389722 Plasma Proteins Alter the Vascular Wall Adhesion of Drug Carriers in a Material & Donor Specific Way
Introduction: The nanoscale plasma protein interaction with intravenously injected particulate carrier systems is known to modulate their organ distribution and clearance from the bloodstream. However, the role of this plasma protein interaction in prescribing the adhesion of carriers to the vascular wall remains relatively unknown.
Materials and Method: poly(lactide-co-glycolic-acid) (PLGA) micro and nanospheres were fabricated via the oil-in-water emulsion solvent evaporation method. Polystyrene and Silica microspheres were obtained commercially. All particles were conjugated, via carbodimide chemistry, with the sLeAcarbohydrate ligand that specifically binds to E-selectin on activated endothelial cells (ECs). The blood flow adhesion of the inflammation-targeted particles to the vascular wall was evaluated in a parallel plate flow chamber consisting of a monolayer of activated ECs at the bottom wall of the chamber.
Result and Discussion: We show that the adhesion of vascular-targeted PLGA spheres to endothelial cells is significantly inhibited in human blood flow, with up to 90% reduction in adhesion observed relative to adhesion in simple buffer flow depending on the particle size and the magnitude and pattern of blood flow. This reduced PLGA adhesion in blood flow is linked to the adsorption of certain high molecular weight plasma proteins on PLGA and is donor specific, where large reductions in particle adhesion in blood flow (>80% relative to buffer) is seen with ~60% of unique donor bloods while others exhibit moderate to no reductions. The depletion of high molecular weight immunoglobulins from plasma is shown to successfully restored PLGA vascular wall adhesion. The observed plasma protein effect on PLGA is likely due to material characteristic since the effect is not replicated with polystyrene or silica spheres. These particles effectively adhere to the endothelium at a higher level in blood over buffer flow. Finally, grafting of sLeAto the PLGA surface via high density (brush conformation) of polyethylene glycol (PEG) chains did not eliminate the negative adhesion of PLGA particles to ECs in blood flow.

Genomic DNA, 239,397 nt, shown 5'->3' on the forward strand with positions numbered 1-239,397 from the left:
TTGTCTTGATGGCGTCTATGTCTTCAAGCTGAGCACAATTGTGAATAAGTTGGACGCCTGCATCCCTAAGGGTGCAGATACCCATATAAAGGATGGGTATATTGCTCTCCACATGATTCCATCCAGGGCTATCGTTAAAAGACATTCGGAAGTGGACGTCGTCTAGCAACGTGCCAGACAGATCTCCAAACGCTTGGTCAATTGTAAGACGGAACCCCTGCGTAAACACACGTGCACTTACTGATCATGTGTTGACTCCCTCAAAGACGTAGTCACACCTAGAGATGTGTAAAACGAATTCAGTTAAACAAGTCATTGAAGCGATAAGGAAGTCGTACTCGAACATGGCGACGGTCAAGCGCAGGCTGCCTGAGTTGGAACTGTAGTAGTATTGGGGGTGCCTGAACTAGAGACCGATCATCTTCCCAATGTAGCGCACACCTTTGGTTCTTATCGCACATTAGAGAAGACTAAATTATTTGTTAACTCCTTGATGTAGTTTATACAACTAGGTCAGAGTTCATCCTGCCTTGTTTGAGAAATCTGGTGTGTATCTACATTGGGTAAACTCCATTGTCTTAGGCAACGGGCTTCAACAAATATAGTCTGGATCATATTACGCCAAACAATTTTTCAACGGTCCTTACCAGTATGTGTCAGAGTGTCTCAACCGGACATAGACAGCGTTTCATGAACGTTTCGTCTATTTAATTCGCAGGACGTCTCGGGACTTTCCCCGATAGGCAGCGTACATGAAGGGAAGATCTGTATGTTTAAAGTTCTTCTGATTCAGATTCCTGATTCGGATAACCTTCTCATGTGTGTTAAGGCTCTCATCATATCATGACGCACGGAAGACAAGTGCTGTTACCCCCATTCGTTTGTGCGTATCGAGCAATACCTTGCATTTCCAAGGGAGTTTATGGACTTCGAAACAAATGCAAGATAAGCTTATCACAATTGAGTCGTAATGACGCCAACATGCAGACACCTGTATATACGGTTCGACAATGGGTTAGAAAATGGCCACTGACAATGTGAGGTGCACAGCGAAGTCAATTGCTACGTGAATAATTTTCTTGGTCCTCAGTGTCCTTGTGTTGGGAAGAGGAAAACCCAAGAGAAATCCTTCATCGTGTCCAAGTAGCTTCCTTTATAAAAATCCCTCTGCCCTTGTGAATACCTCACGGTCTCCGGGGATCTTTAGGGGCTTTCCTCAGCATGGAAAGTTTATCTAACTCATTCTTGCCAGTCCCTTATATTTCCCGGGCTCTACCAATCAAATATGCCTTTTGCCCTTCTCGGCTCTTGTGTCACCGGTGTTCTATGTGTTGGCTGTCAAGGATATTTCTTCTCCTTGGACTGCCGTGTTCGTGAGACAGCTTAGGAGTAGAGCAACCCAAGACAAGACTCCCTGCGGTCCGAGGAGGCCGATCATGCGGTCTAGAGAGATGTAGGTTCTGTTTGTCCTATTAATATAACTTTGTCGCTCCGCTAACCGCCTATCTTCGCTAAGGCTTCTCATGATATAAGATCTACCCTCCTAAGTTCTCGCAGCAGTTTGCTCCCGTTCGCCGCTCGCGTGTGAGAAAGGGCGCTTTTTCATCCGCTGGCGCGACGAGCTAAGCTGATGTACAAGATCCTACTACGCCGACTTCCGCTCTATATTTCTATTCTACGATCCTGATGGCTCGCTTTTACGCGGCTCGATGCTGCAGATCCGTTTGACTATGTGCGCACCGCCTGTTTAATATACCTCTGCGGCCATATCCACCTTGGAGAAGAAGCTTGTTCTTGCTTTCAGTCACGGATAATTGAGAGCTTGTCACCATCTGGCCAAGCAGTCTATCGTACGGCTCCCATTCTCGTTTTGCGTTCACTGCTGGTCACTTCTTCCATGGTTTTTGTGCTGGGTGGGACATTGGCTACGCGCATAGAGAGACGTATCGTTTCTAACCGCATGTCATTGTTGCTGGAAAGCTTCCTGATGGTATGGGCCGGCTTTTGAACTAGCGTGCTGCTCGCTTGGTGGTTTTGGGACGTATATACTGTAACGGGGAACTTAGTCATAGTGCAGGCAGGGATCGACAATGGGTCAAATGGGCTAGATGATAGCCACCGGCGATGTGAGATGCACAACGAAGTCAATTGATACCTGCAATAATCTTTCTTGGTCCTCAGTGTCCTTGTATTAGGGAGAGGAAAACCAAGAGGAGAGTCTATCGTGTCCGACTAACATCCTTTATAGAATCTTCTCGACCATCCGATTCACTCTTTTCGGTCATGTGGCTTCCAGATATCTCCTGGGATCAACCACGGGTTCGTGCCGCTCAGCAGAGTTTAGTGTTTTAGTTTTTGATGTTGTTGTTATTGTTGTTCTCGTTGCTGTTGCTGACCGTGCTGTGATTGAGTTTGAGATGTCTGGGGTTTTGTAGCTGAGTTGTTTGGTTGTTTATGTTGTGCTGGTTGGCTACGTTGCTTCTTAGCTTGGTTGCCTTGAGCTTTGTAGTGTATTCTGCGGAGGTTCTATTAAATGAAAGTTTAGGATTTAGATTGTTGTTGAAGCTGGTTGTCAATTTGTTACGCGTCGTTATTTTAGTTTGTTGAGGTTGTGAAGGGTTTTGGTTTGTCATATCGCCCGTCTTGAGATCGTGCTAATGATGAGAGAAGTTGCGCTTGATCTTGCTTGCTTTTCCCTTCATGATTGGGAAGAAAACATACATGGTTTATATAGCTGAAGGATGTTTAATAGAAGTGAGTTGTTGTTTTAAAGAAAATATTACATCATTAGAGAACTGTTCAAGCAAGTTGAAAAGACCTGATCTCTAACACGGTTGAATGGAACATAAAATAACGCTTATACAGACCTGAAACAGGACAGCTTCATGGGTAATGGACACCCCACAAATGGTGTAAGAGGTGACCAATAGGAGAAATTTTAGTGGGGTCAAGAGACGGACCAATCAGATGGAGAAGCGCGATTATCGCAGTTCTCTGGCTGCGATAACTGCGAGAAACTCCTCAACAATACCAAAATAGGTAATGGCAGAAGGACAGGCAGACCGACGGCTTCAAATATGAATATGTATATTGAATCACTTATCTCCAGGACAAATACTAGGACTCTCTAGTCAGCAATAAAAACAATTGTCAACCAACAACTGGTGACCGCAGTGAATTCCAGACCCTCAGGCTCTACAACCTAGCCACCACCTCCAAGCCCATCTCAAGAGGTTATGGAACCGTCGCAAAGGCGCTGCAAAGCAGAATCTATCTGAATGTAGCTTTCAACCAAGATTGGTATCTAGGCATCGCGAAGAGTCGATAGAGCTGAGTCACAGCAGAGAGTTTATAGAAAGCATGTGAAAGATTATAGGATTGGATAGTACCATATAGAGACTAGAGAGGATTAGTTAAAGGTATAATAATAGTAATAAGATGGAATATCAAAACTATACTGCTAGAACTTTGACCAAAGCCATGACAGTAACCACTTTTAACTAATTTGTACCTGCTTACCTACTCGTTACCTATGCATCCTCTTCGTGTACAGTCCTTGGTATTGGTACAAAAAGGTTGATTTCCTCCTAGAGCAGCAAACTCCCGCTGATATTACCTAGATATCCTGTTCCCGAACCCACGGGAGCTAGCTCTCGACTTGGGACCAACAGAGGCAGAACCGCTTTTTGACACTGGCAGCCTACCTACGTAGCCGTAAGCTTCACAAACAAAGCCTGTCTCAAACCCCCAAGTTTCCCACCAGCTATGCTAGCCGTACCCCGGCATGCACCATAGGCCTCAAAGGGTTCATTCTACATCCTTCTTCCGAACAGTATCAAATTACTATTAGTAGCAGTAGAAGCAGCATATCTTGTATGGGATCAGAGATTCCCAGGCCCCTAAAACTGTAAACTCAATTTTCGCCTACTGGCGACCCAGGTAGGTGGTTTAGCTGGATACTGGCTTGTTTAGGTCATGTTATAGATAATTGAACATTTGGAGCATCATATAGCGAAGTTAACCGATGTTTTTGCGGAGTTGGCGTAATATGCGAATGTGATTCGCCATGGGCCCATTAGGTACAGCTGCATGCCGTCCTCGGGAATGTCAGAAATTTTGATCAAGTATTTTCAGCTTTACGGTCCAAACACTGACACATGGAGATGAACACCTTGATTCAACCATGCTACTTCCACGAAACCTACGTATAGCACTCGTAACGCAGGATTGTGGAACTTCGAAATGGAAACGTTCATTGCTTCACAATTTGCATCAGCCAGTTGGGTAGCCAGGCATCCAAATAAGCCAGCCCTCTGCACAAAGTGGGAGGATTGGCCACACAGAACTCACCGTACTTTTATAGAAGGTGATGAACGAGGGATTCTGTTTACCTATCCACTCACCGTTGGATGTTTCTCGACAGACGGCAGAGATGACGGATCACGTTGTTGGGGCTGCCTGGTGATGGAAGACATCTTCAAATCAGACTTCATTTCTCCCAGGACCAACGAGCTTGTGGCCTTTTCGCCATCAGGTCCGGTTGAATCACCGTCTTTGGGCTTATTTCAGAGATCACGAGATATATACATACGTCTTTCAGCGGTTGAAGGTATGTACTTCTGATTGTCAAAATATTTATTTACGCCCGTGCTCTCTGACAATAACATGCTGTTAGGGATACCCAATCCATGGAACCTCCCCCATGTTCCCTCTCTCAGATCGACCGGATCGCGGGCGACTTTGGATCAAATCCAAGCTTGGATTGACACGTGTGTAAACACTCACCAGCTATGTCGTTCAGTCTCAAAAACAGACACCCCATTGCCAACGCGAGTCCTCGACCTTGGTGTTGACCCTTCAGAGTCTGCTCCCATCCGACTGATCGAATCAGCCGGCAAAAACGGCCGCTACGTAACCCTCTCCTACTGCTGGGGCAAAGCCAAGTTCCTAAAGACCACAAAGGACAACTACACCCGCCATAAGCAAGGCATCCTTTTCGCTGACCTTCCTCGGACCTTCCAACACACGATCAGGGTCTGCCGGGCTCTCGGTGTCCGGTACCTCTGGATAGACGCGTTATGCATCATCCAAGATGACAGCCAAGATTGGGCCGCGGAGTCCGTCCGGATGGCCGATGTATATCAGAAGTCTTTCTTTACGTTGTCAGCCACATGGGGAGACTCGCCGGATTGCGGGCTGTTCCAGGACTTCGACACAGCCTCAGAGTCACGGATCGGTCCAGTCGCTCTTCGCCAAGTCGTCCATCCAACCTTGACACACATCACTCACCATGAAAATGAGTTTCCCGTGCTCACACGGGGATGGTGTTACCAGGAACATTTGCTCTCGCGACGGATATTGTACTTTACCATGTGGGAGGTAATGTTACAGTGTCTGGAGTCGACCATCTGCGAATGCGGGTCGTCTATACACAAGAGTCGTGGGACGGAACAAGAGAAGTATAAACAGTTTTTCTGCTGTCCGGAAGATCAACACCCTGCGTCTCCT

Conclusion: In this work, the adsorption of certain plasma proteins from human blood onto PLGA carriers were found to prevent these particles from effectively adhering to activated endothelial cells in in vitro assays, an effect that was not observed for particles of other material types. Our results also show that the extent of the negative adhesion effect of plasma proteins on PLGA particles is dependent on specific blood donors and the targeting ligand density but not the targeting ligand type. Overall, the presented data suggests that specific knowledge of the plasma protein composition across different humans may be critical to VTC design and their successful clinical use, i.e., highlighting the need for a shift toward personalized medicine in the design of targeted therapeutics. Alternatively, it is possible that with a detailed understanding of the specific proteins that affect particle vascular targeting, novel biomaterials can be designed to resist the adsorption of these proteins in order to achieve enhanced vascular targeting irrespective of the plasma composition of different individuals.